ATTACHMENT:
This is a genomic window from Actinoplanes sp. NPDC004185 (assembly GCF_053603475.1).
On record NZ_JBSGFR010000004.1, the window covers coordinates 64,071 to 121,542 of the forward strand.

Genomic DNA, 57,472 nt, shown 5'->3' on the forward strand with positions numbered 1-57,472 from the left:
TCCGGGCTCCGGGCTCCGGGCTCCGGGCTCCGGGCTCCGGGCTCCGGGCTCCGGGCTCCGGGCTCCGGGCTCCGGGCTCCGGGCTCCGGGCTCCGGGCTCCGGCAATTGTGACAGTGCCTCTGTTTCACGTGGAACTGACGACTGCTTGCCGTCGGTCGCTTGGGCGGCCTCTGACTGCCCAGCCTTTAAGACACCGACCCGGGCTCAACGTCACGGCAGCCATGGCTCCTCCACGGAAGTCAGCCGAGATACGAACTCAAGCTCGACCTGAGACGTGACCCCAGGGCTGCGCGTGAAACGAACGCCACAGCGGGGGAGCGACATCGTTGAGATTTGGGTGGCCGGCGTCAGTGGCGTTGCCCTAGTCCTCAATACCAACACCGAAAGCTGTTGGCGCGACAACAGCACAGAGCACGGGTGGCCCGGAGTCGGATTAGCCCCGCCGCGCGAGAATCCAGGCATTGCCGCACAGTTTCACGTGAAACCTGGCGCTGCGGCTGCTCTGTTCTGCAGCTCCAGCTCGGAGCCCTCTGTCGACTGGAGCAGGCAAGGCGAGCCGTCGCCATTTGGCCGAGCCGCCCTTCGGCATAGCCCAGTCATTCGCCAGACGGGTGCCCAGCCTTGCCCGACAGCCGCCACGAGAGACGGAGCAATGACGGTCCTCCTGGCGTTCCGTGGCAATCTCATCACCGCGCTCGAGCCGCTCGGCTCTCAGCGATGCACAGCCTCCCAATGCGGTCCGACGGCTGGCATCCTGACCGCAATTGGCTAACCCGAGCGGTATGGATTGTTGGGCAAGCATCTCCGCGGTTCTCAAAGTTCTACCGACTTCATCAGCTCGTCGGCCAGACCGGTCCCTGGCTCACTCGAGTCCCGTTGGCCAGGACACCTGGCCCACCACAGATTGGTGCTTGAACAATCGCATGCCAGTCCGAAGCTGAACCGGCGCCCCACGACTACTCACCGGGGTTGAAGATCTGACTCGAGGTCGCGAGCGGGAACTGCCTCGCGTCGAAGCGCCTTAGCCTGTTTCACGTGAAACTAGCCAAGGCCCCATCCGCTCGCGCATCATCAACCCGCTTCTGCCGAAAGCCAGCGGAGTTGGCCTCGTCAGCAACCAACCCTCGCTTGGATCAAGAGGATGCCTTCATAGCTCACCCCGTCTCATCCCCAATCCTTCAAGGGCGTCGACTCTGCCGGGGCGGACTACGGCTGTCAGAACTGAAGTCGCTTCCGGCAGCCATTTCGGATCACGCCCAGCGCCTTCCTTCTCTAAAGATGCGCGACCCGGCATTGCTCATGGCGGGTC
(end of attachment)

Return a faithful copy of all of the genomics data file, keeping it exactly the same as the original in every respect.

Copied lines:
This is a genomic window from Actinoplanes sp. NPDC004185 (assembly GCF_053603475.1).
On record NZ_JBSGFR010000004.1, the window covers coordinates 64,071 to 121,542 of the forward strand.

Genomic DNA, 57,472 nt, shown 5'->3' on the forward strand with positions numbered 1-57,472 from the left:
TCCGGGCTCCGGGCTCCGGGCTCCGGGCTCCGGGCTCCGGGCTCCGGGCTCCGGGCTCCGGGCTCCGGGCTCCGGGCTCCGGGCTCCGGGCTCCGGGCTCCGGCAATTGTGACAGTGCCTCTGTTTCACGTGGAACTGACGACTGCTTGCCGTCGGTCGCTTGGGCGGCCTCTGACTGCCCAGCCTTTAAGACACCGACCCGGGCTCAACGTCACGGCAGCCATGGCTCCTCCACGGAAGTCAGCCGAGATACGAACTCAAGCTCGACCTGAGACGTGACCCCAGGGCTGCGCGTGAAACGAACGCCACAGCGGGGGAGCGACATCGTTGAGATTTGGGTGGCCGGCGTCAGTGGCGTTGCCCTAGTCCTCAATACCAACACCGAAAGCTGTTGGCGCGACAACAGCACAGAGCACGGGTGGCCCGGAGTCGGATTAGCCCCGCCGCGCGAGAATCCAGGCATTGCCGCACAGTTTCACGTGAAACCTGGCGCTGCGGCTGCTCTGTTCTGCAGCTCCAGCTCGGAGCCCTCTGTCGACTGGAGCAGGCAAGGCGAGCCGTCGCCATTTGGCCGAGCCGCCCTTCGGCATAGCCCAGTCATTCGCCAGACGGGTGCCCAGCCTTGCCCGACAGCCGCCACGAGAGACGGAGCAATGACGGTCCTCCTGGCGTTCCGTGGCAATCTCATCACCGCGCTCGAGCCGCTCGGCTCTCAGCGATGCACAGCCTCCCAATGCGGTCCGACGGCTGGCATCCTGACCGCAATTGGCTAACCCGAGCGGTATGGATTGTTGGGCAAGCATCTCCGCGGTTCTCAAAGTTCTACCGACTTCATCAGCTCGTCGGCCAGACCGGTCCCTGGCTCACTCGAGTCCCGTTGGCCAGGACACCTGGCCCACCACAGATTGGTGCTTGAACAATCGCATGCCAGTCCGAAGCTGAACCGGCGCCCCACGACTACTCACCGGGGTTGAAGATCTGACTCGAGGTCGCGAGCGGGAACTGCCTCGCGTCGAAGCGCCTTAGCCTGTTTCACGTGAAACTAGCCAAGGCCCCATCCGCTCGCGCATCATCAACCCGCTTCTGCCGAAAGCCAGCGGAGTTGGCCTCGTCAGCAACCAACCCTCGCTTGGATCAAGAGGATGCCTTCATAGCTCACCCCGTCTCATCCCCAATCCTTCAAGGGCGTCGACTCTGCCGGGGCGGACTACGGCTGTCAGAACTGAAGTCGCTTCCGGCAGCCATTTCGGATCACGCCCAGCGCCTTCCTTCTCTAAAGATGCGCGACCCGGCATTGCTCATGGCGGGTC